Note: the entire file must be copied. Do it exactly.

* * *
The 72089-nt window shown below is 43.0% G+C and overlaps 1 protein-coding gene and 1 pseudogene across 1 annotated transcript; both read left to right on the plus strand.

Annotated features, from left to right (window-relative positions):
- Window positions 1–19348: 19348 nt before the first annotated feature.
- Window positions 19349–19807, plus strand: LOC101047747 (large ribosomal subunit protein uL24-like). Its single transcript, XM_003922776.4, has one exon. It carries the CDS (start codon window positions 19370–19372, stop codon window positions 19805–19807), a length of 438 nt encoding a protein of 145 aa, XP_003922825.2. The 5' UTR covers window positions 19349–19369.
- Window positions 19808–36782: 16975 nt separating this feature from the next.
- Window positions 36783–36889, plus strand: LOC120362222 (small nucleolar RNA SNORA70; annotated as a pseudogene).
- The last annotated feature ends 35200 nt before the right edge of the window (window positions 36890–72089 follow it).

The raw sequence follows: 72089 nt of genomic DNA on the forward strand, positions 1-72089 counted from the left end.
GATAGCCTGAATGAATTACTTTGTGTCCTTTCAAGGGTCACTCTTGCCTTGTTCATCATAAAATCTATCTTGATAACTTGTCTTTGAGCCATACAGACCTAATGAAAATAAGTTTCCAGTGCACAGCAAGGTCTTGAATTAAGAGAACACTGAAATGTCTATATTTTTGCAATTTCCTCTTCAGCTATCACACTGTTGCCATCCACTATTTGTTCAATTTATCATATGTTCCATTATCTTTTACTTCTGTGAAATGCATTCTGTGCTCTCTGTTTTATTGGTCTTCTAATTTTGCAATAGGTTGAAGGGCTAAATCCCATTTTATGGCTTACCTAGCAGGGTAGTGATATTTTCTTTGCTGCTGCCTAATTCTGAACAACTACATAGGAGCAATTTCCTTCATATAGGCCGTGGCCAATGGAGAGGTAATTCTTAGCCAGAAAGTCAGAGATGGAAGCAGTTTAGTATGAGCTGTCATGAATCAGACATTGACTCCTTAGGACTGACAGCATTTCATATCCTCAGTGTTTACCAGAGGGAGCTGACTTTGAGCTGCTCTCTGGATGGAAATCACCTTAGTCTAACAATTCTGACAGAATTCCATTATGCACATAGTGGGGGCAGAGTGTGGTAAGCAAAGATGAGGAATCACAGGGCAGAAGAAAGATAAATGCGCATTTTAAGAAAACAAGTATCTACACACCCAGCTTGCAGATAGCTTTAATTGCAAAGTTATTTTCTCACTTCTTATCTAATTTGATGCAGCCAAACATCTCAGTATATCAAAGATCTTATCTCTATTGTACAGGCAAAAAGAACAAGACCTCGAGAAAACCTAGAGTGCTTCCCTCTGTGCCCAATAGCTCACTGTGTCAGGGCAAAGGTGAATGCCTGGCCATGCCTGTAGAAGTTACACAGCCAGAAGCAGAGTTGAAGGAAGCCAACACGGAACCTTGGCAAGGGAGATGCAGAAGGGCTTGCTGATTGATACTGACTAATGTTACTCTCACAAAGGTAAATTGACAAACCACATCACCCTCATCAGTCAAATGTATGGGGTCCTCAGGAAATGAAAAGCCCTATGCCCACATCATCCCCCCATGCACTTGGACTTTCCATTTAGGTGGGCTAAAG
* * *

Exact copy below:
The 72089-nt window shown below is 43.0% G+C and overlaps 1 protein-coding gene and 1 pseudogene across 1 annotated transcript; both read left to right on the plus strand.

Annotated features, from left to right (window-relative positions):
- Window positions 1–19348: 19348 nt before the first annotated feature.
- Window positions 19349–19807, plus strand: LOC101047747 (large ribosomal subunit protein uL24-like). Its single transcript, XM_003922776.4, has one exon. It carries the CDS (start codon window positions 19370–19372, stop codon window positions 19805–19807), a length of 438 nt encoding a protein of 145 aa, XP_003922825.2. The 5' UTR covers window positions 19349–19369.
- Window positions 19808–36782: 16975 nt separating this feature from the next.
- Window positions 36783–36889, plus strand: LOC120362222 (small nucleolar RNA SNORA70; annotated as a pseudogene).
- The last annotated feature ends 35200 nt before the right edge of the window (window positions 36890–72089 follow it).

The raw sequence follows: 72089 nt of genomic DNA on the forward strand, positions 1-72089 counted from the left end.
GATAGCCTGAATGAATTACTTTGTGTCCTTTCAAGGGTCACTCTTGCCTTGTTCATCATAAAATCTATCTTGATAACTTGTCTTTGAGCCATACAGACCTAATGAAAATAAGTTTCCAGTGCACAGCAAGGTCTTGAATTAAGAGAACACTGAAATGTCTATATTTTTGCAATTTCCTCTTCAGCTATCACACTGTTGCCATCCACTATTTGTTCAATTTATCATATGTTCCATTATCTTTTACTTCTGTGAAATGCATTCTGTGCTCTCTGTTTTATTGGTCTTCTAATTTTGCAATAGGTTGAAGGGCTAAATCCCATTTTATGGCTTACCTAGCAGGGTAGTGATATTTTCTTTGCTGCTGCCTAATTCTGAACAACTACATAGGAGCAATTTCCTTCATATAGGCCGTGGCCAATGGAGAGGTAATTCTTAGCCAGAAAGTCAGAGATGGAAGCAGTTTAGTATGAGCTGTCATGAATCAGACATTGACTCCTTAGGACTGACAGCATTTCATATCCTCAGTGTTTACCAGAGGGAGCTGACTTTGAGCTGCTCTCTGGATGGAAATCACCTTAGTCTAACAATTCTGACAGAATTCCATTATGCACATAGTGGGGGCAGAGTGTGGTAAGCAAAGATGAGGAATCACAGGGCAGAAGAAAGATAAATGCGCATTTTAAGAAAACAAGTATCTACACACCCAGCTTGCAGATAGCTTTAATTGCAAAGTTATTTTCTCACTTCTTATCTAATTTGATGCAGCCAAACATCTCAGTATATCAAAGATCTTATCTCTATTGTACAGGCAAAAAGAACAAGACCTCGAGAAAACCTAGAGTGCTTCCCTCTGTGCCCAATAGCTCACTGTGTCAGGGCAAAGGTGAATGCCTGGCCATGCCTGTAGAAGTTACACAGCCAGAAGCAGAGTTGAAGGAAGCCAACACGGAACCTTGGCAAGGGAGATGCAGAAGGGCTTGCTGATTGATACTGACTAATGTTACTCTCACAAAGGTAAATTGACAAACCACATCACCCTCATCAGTCAAATGTATGGGGTCCTCAGGAAATGAAAAGCCCTATGCCCACATCATCCCCCCATGCACTTGGACTTTCCATTTAGGTGGGCTAAAG